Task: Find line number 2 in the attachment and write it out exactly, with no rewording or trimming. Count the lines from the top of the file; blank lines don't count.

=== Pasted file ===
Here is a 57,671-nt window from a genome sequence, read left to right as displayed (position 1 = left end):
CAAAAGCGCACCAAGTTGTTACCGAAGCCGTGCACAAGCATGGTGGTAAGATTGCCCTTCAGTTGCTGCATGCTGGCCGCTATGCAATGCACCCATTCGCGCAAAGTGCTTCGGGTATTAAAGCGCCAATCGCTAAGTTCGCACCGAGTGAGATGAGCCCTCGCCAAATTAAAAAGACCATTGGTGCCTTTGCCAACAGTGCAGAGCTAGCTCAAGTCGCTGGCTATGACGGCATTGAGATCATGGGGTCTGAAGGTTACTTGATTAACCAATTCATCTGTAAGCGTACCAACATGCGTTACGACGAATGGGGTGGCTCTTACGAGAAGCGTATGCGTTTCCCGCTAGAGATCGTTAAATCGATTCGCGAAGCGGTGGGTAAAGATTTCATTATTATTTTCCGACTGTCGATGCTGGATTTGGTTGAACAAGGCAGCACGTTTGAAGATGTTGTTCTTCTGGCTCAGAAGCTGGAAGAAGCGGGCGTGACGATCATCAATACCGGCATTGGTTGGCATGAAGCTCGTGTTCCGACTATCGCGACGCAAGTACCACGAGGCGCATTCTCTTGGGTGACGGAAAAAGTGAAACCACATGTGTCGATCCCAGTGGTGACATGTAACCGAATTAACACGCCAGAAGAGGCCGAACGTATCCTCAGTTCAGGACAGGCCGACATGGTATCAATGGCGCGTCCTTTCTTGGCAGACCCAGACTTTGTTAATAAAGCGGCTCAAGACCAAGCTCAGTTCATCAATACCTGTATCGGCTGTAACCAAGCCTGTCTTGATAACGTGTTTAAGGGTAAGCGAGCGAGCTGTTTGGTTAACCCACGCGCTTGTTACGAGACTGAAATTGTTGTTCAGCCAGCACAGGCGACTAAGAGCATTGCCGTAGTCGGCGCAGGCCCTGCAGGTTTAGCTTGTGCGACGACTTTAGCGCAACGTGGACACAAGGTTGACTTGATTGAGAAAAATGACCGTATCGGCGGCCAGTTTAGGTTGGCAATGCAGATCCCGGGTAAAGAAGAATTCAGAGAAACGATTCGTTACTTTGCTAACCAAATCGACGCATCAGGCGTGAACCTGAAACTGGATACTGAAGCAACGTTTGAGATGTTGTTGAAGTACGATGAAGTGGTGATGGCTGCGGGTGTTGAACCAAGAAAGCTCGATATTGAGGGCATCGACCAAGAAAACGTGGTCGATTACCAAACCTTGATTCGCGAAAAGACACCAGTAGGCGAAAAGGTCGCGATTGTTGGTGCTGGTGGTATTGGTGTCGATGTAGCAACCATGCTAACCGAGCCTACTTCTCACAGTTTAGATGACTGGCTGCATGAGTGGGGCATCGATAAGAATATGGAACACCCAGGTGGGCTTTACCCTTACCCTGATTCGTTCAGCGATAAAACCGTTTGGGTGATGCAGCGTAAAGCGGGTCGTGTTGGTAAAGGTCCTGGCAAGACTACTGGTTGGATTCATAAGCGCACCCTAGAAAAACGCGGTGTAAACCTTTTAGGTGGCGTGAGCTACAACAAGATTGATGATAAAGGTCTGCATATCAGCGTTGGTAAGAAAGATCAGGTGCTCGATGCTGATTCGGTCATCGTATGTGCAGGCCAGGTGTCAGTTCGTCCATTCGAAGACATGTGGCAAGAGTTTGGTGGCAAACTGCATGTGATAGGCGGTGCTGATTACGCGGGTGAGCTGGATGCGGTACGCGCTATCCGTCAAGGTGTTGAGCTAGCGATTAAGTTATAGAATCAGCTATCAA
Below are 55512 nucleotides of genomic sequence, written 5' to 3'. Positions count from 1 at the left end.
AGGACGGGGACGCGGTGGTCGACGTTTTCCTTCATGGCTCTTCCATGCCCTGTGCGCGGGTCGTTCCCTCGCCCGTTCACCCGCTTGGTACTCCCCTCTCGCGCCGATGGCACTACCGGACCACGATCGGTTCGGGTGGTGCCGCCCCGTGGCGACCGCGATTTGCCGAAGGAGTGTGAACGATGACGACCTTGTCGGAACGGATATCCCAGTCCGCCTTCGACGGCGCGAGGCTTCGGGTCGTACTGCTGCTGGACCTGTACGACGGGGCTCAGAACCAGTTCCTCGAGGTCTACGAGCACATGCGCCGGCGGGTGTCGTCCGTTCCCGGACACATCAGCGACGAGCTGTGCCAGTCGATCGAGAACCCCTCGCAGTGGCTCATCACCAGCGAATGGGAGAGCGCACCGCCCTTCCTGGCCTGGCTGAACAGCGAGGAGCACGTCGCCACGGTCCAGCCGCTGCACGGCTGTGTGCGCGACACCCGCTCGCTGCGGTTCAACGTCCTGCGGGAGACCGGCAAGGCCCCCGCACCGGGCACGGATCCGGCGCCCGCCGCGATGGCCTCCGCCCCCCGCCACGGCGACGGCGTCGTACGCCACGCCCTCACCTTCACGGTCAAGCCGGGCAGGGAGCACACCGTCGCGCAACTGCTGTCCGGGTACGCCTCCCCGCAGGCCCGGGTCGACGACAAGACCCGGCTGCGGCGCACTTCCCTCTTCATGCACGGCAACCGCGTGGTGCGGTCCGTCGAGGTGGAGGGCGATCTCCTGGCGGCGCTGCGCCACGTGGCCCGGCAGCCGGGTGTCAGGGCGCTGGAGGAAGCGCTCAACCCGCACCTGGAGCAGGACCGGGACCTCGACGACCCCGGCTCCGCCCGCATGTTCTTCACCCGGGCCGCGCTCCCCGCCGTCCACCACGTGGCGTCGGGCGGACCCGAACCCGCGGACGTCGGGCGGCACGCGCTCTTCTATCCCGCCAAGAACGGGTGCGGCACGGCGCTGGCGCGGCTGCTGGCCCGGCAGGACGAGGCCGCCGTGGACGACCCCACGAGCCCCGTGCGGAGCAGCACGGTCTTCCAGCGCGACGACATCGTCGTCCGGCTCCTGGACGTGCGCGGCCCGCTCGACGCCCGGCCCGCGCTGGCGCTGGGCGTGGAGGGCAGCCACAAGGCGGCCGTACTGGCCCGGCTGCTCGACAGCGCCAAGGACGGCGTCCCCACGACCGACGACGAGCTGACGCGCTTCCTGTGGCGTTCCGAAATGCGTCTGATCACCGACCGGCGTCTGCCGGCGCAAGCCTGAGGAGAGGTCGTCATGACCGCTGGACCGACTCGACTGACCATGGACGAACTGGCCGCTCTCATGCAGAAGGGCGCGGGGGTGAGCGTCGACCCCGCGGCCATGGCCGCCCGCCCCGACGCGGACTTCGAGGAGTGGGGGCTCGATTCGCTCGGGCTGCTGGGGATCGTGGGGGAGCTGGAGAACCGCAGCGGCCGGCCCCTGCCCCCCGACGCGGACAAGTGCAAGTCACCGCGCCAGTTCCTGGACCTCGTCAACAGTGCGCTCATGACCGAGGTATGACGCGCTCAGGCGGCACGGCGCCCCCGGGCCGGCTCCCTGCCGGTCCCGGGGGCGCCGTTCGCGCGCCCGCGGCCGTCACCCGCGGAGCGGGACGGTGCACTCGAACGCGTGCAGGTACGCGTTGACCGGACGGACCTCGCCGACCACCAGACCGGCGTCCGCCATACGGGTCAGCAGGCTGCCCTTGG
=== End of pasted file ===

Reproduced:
CAAAAGCGCACCAAGTTGTTACCGAAGCCGTGCACAAGCATGGTGGTAAGATTGCCCTTCAGTTGCTGCATGCTGGCCGCTATGCAATGCACCCATTCGCGCAAAGTGCTTCGGGTATTAAAGCGCCAATCGCTAAGTTCGCACCGAGTGAGATGAGCCCTCGCCAAATTAAAAAGACCATTGGTGCCTTTGCCAACAGTGCAGAGCTAGCTCAAGTCGCTGGCTATGACGGCATTGAGATCATGGGGTCTGAAGGTTACTTGATTAACCAATTCATCTGTAAGCGTACCAACATGCGTTACGACGAATGGGGTGGCTCTTACGAGAAGCGTATGCGTTTCCCGCTAGAGATCGTTAAATCGATTCGCGAAGCGGTGGGTAAAGATTTCATTATTATTTTCCGACTGTCGATGCTGGATTTGGTTGAACAAGGCAGCACGTTTGAAGATGTTGTTCTTCTGGCTCAGAAGCTGGAAGAAGCGGGCGTGACGATCATCAATACCGGCATTGGTTGGCATGAAGCTCGTGTTCCGACTATCGCGACGCAAGTACCACGAGGCGCATTCTCTTGGGTGACGGAAAAAGTGAAACCACATGTGTCGATCCCAGTGGTGACATGTAACCGAATTAACACGCCAGAAGAGGCCGAACGTATCCTCAGTTCAGGACAGGCCGACATGGTATCAATGGCGCGTCCTTTCTTGGCAGACCCAGACTTTGTTAATAAAGCGGCTCAAGACCAAGCTCAGTTCATCAATACCTGTATCGGCTGTAACCAAGCCTGTCTTGATAACGTGTTTAAGGGTAAGCGAGCGAGCTGTTTGGTTAACCCACGCGCTTGTTACGAGACTGAAATTGTTGTTCAGCCAGCACAGGCGACTAAGAGCATTGCCGTAGTCGGCGCAGGCCCTGCAGGTTTAGCTTGTGCGACGACTTTAGCGCAACGTGGACACAAGGTTGACTTGATTGAGAAAAATGACCGTATCGGCGGCCAGTTTAGGTTGGCAATGCAGATCCCGGGTAAAGAAGAATTCAGAGAAACGATTCGTTACTTTGCTAACCAAATCGACGCATCAGGCGTGAACCTGAAACTGGATACTGAAGCAACGTTTGAGATGTTGTTGAAGTACGATGAAGTGGTGATGGCTGCGGGTGTTGAACCAAGAAAGCTCGATATTGAGGGCATCGACCAAGAAAACGTGGTCGATTACCAAACCTTGATTCGCGAAAAGACACCAGTAGGCGAAAAGGTCGCGATTGTTGGTGCTGGTGGTATTGGTGTCGATGTAGCAACCATGCTAACCGAGCCTACTTCTCACAGTTTAGATGACTGGCTGCATGAGTGGGGCATCGATAAGAATATGGAACACCCAGGTGGGCTTTACCCTTACCCTGATTCGTTCAGCGATAAAACCGTTTGGGTGATGCAGCGTAAAGCGGGTCGTGTTGGTAAAGGTCCTGGCAAGACTACTGGTTGGATTCATAAGCGCACCCTAGAAAAACGCGGTGTAAACCTTTTAGGTGGCGTGAGCTACAACAAGATTGATGATAAAGGTCTGCATATCAGCGTTGGTAAGAAAGATCAGGTGCTCGATGCTGATTCGGTCATCGTATGTGCAGGCCAGGTGTCAGTTCGTCCATTCGAAGACATGTGGCAAGAGTTTGGTGGCAAACTGCATGTGATAGGCGGTGCTGATTACGCGGGTGAGCTGGATGCGGTACGCGCTATCCGTCAAGGTGTTGAGCTAGCGATTAAGTTATAGAATCAGCTATCAA